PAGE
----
Demystification Guru

Just because we don't understand something, doesn't mean it isn't understandable.

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Location: Ottawa, Ontario, Canada

Monday, September 12, 2005

burn baby, burn

Recently, I read an article about a theory on BSE. I am not sure the theory is correct but even if it isn’t, it brings up another interesting point. First the article:
An excerpt: “The UK imported hundreds of thousands of tonnes of whole bones, crushed bones and carcass parts in the 1960s and 1970s to make fertiliser as well as meat and bone meal feed. Nearly 50% came from Bangladesh, India and Pakistan, where gathering large bones and carcasses from the countryside and from rivers is an established local trade. Hindu funerary practices require that human remains are disposed of in a river, preferably the Ganges. Although the body should ideally be burned, many people cannot afford enough wood for a full cremation, the report's authors claim.”

My problem arises from the cremation angle and leads to the more general issue of the burning of unwanted items (including people and animals). I have never understood burial, either of humans or of garbage. Cremation is sanitary and leaves you with a small amount of solid matter. When humans are buried, they rot. People choose to ignore that aspect of burial but it’s reality. The ancient Egyptians learned how to preserve bodies but they did so in the belief that the spirits would come back to inhabit the bodies. We know that doesn’t happen now, but we maintain a certain fiction by continuing with embalming practices.

On a much larger scale we have garbage. When garbage is buried in landfill, all you get is contaminated land and a waste of acreage. I’m going to have to do some research but for now, I believe that burning garbage on a large scale was frowned upon by the anti-pollution scare mongers of the 60s and 70s and it never got off the ground. And perhaps there was an air pollution aspect to burning garbage back then. And perhaps it was easier to turn a blind eye to landfills because there was lots of land to ship garbage to and you could kind of hide it away.

However, in recent years, garbage landfills have become a problem. Some American cities even want to ship their garbage up here and are willing to pay to do it. And of course, we have developed an emotional attachment for (politically correct) recycling programs whose effectiveness should be more closely examined. What surprises me is that no one suggests burning garbage. Today, we even have super hot plasma burners that leave very little residue and take care of any toxic gases. In fact, they use small versions of these plasma burners very effectively on cruise ships.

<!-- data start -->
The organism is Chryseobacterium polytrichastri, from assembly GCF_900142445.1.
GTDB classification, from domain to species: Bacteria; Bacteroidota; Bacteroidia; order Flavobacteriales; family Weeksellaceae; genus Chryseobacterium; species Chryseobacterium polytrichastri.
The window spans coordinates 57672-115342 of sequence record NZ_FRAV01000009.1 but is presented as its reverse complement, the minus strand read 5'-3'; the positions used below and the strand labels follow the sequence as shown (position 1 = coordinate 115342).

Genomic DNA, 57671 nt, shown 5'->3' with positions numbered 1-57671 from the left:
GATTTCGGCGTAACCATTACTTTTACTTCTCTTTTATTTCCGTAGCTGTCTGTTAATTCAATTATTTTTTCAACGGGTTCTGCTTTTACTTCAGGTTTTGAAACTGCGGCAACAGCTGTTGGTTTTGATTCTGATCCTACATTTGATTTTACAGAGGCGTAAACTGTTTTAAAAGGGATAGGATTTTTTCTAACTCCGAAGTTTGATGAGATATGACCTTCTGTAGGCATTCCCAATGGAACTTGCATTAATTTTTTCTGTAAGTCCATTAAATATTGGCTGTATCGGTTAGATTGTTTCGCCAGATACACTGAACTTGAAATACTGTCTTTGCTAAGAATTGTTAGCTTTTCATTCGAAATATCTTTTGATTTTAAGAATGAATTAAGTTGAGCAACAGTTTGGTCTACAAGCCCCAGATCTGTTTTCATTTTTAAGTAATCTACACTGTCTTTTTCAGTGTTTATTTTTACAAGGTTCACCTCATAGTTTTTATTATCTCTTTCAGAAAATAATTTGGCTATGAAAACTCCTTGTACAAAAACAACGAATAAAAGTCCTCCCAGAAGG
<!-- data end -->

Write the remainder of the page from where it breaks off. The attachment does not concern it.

So why are we not pushing our municipalities to look at burning garbage? We have the technology to burn garbage cleanly and I bet we could even come up with a way to turn the heat generated from the process into electricity. Imagine that. Not only would we get rid of garbage, we could generate electricity. Wouldn’t that be better than acres and acres of wind generators? And the fuel (garbage) is effectively a “renewable resource”! Somebody, please take this and run with it.


Blogger Conners said...

You make some very interesting observations and I know they are forever arguing what cities they should use for another garbage dumping ground. Some of Toronto's garbage even gets taken over to the states I believe.
If like you say, they can burn the garbage without producing toxic fumes and gases into the air to cause acid rain like the industries do, you just may have solved our problem on garbage.
Have you ever spoken to anyone about this...or is this just to easy of a solution that they aren't interested in hearing?

3:13 a.m., October 31, 2005  
Blogger JuliaR said...

I have not spoken personally to a representative, no. The city of Ottawa did have a presentation on plasma gasification burning of garbage some time ago, which prompted a newspaper article which prompted my letter. The technology has been around for some time and the plasma thing only refines it. It is completely possible to burn garbage with a minimum of pollutants but government reps don’t want to deal with it because they think it is a vote-loser. Maybe what we need is a lobbyist who feels evangelical about burning garbage and is willing to talk about it to everyone until people convert to the idea?! That wouldn’t be me, I don’t think, although I do feel pretty strongly about it. :)

9:10 a.m., October 31, 2005  

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